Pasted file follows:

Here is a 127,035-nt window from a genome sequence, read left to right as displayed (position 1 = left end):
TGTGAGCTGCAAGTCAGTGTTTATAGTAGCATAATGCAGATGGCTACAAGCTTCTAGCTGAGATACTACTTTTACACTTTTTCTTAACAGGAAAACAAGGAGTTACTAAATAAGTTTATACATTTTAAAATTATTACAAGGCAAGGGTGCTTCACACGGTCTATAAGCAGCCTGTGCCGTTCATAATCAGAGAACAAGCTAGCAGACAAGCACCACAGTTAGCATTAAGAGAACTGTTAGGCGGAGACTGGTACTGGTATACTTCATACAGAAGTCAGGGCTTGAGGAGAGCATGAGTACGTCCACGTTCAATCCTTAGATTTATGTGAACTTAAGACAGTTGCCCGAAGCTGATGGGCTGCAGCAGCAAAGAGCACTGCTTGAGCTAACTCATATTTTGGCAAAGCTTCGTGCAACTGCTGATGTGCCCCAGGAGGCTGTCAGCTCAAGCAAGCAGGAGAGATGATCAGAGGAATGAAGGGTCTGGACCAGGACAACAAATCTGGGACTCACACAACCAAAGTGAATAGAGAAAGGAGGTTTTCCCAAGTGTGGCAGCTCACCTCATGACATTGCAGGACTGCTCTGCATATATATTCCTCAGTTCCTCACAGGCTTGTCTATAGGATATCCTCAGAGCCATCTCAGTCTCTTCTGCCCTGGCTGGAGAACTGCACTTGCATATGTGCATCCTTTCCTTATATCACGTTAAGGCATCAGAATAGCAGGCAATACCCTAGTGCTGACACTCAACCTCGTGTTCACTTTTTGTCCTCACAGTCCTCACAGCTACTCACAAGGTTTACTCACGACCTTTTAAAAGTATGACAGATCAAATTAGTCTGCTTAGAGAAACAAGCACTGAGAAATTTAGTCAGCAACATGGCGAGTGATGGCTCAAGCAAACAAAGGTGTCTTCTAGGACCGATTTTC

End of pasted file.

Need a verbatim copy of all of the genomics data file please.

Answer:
Here is a 127,035-nt window from a genome sequence, read left to right as displayed (position 1 = left end):
TGTGAGCTGCAAGTCAGTGTTTATAGTAGCATAATGCAGATGGCTACAAGCTTCTAGCTGAGATACTACTTTTACACTTTTTCTTAACAGGAAAACAAGGAGTTACTAAATAAGTTTATACATTTTAAAATTATTACAAGGCAAGGGTGCTTCACACGGTCTATAAGCAGCCTGTGCCGTTCATAATCAGAGAACAAGCTAGCAGACAAGCACCACAGTTAGCATTAAGAGAACTGTTAGGCGGAGACTGGTACTGGTATACTTCATACAGAAGTCAGGGCTTGAGGAGAGCATGAGTACGTCCACGTTCAATCCTTAGATTTATGTGAACTTAAGACAGTTGCCCGAAGCTGATGGGCTGCAGCAGCAAAGAGCACTGCTTGAGCTAACTCATATTTTGGCAAAGCTTCGTGCAACTGCTGATGTGCCCCAGGAGGCTGTCAGCTCAAGCAAGCAGGAGAGATGATCAGAGGAATGAAGGGTCTGGACCAGGACAACAAATCTGGGACTCACACAACCAAAGTGAATAGAGAAAGGAGGTTTTCCCAAGTGTGGCAGCTCACCTCATGACATTGCAGGACTGCTCTGCATATATATTCCTCAGTTCCTCACAGGCTTGTCTATAGGATATCCTCAGAGCCATCTCAGTCTCTTCTGCCCTGGCTGGAGAACTGCACTTGCATATGTGCATCCTTTCCTTATATCACGTTAAGGCATCAGAATAGCAGGCAATACCCTAGTGCTGACACTCAACCTCGTGTTCACTTTTTGTCCTCACAGTCCTCACAGCTACTCACAAGGTTTACTCACGACCTTTTAAAAGTATGACAGATCAAATTAGTCTGCTTAGAGAAACAAGCACTGAGAAATTTAGTCAGCAACATGGCGAGTGATGGCTCAAGCAAACAAAGGTGTCTTCTAGGACCGATTTTC